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Preparing for analysis: a practical guide for a critical step for procedural rigor in large-scale multisite qualitative research studies


Despite attention to technical aspects of conducting qualitative research, few studies describe procedures for managing pre-analysis activities in large-scale multisite qualitative projects. As part of the data collection for the Criminal Justice Drug Abuse Treatment Studies, a national multisite research cooperative with nine research centers (RCs) conducted 700 semi-structured interviews to evaluate interorganizational strategies in three protocols focused on improving addiction- and health related service delivery in criminal justice settings. Guided by the research cooperative, RCs collaborated on many aspects of the qualitative data activities (e.g., codebook development and coding activities), however, pre-analysis procedures, such as organizing and managing resources, were primarily managed at the RC level. The present study examines these various practices and describes two exemplary approaches to pre-analysis, with emphasis on lessons learned and recommendations for coordinating resources, managing data, and maintaining fidelity to the study procedures for large-scale qualitative projects.

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This study is funded under a cooperative agreement from the U.S. Department of Health and Human Services, National Institutes of Health, National Institute on Drug Abuse (NIH/NIDA), with support from the Substance Abuse and Mental Health Services Administration (SAMHSA) and the Bureau of Justice Assistance, U.S. Department of Justice. The authors gratefully acknowledge the collaborative contributions by NIDA; the Coordinating Center, AMAR International, Inc.; and the Research Centers participating in CJ-DATS. The Research Centers include: Arizona State University and Maricopa County Adult Probation (U01DA025307); University of Connecticut and the Connecticut Department of Correction (U01DA016194); University of Delaware and the Delaware Department of Corrections (U01DA016230); Friends Research Institute and the Maryland Department of Public Safety Correctional Services’ Division of Parole and Probation (U01DA025233); University of Kentucky and the Kentucky Department of Corrections (U01DA016205); National Development and Research Institutes, Inc. and the Colorado Department of Corrections (U01DA016200); University of Rhode Island, Rhode Island Hospital and the Rhode Island Department of Corrections (U01DA016191); Texas Christian University and the Illinois Department of Corrections (U01DA016190); Temple University and the Pennsylvania Department of Corrections (U01DA025284); and the University of California at Los Angeles and the Washington State Department of Corrections (U01DA016211). The authors would also like to acknowledge Dr. Tisha Wiley at NIDA for the direction and guidance on CJ-DATS. The views and opinions expressed in this report are those of the authors and do not represent the views of NIDA nor any of the sponsoring organizations, agencies, CJ-DATS partner sites, or the U.S. government.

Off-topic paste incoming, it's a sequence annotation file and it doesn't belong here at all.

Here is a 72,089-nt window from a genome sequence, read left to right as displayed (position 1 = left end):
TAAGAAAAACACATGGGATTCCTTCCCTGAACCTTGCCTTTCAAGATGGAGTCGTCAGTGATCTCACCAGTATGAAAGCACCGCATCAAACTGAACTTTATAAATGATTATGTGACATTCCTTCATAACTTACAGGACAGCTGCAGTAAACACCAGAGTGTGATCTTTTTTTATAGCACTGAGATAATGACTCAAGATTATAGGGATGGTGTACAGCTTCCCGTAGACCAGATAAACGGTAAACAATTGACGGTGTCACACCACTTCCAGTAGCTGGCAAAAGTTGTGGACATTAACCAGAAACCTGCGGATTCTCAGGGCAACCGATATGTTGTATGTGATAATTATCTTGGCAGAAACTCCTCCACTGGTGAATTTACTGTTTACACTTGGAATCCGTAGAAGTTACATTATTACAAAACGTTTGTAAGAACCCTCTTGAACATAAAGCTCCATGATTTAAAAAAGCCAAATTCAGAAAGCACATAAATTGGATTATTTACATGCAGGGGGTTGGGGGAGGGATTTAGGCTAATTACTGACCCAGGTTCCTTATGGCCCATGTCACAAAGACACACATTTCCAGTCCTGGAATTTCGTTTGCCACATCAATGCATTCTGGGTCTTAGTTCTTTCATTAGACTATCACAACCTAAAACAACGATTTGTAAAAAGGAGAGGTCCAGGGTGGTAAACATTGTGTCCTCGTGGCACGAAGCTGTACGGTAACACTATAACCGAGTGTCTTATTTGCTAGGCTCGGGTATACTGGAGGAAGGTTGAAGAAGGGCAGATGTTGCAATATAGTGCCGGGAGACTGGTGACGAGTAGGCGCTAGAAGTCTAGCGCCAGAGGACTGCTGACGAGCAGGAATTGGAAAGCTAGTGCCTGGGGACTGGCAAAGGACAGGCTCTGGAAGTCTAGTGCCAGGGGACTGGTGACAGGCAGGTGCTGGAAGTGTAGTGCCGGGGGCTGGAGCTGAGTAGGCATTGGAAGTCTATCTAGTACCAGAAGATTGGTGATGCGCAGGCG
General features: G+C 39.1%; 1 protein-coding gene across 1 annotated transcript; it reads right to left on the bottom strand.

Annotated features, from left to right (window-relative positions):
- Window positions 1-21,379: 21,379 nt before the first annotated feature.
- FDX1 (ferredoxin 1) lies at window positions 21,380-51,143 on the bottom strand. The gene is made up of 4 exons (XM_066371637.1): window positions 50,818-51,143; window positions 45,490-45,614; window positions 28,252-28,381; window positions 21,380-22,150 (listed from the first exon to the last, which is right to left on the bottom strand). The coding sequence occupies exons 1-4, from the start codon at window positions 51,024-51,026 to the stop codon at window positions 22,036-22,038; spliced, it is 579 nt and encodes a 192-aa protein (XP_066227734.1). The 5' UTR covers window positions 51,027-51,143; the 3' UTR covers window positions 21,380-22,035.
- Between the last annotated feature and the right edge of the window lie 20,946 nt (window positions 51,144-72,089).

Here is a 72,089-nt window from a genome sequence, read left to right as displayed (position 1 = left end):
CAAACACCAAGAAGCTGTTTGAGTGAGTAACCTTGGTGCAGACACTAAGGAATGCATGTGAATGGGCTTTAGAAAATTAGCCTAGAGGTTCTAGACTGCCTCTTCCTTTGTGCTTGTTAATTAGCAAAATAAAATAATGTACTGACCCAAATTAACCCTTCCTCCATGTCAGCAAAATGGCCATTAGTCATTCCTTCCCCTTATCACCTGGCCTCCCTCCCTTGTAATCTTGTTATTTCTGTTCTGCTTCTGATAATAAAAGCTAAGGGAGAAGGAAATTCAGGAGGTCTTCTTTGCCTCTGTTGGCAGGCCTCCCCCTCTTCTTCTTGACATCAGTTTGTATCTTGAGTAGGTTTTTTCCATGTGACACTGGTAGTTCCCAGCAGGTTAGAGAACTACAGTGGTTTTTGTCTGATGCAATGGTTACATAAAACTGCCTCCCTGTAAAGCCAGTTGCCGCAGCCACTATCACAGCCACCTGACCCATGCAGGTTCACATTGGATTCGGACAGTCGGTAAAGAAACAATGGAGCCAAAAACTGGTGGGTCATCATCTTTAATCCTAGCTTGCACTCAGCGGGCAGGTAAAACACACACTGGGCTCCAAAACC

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Correspondence to Yang Yang.

Appendix: An example of the checklist for team logistics

Appendix: An example of the checklist for team logistics

Formatting, Labeling, and De-identification

  • Activities are completed

  • Check for accuracy

Managing Data Inventory

  • Documents have been moved to proper folders

  • All interview transcripts have been accounted for in folders

Hermeneutic Unit (HU) Management

  • HU has been installed in the designated directory

  • Confirm all documents are accounted for in HU

  • HU back-up has been completed weekly

Sharing Data

  • Confirm de-identification of pathways before uploading

  • Confirm all documents have been accounted for in HU

  • Confirm all files have been archived

Establishing Inter-coder Reliability

  • Team members have completed codebook training

  • Agreement among coder has been calculation

  • Set up additional training, if needed

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Yang, Y., Pankow, J., Swan, H. et al. Preparing for analysis: a practical guide for a critical step for procedural rigor in large-scale multisite qualitative research studies. Qual Quant 52, 815–828 (2018).

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  • Qualitative research
  • Procedural rigor
  • Team building
  • Inter-coder reliability
  • Multisite research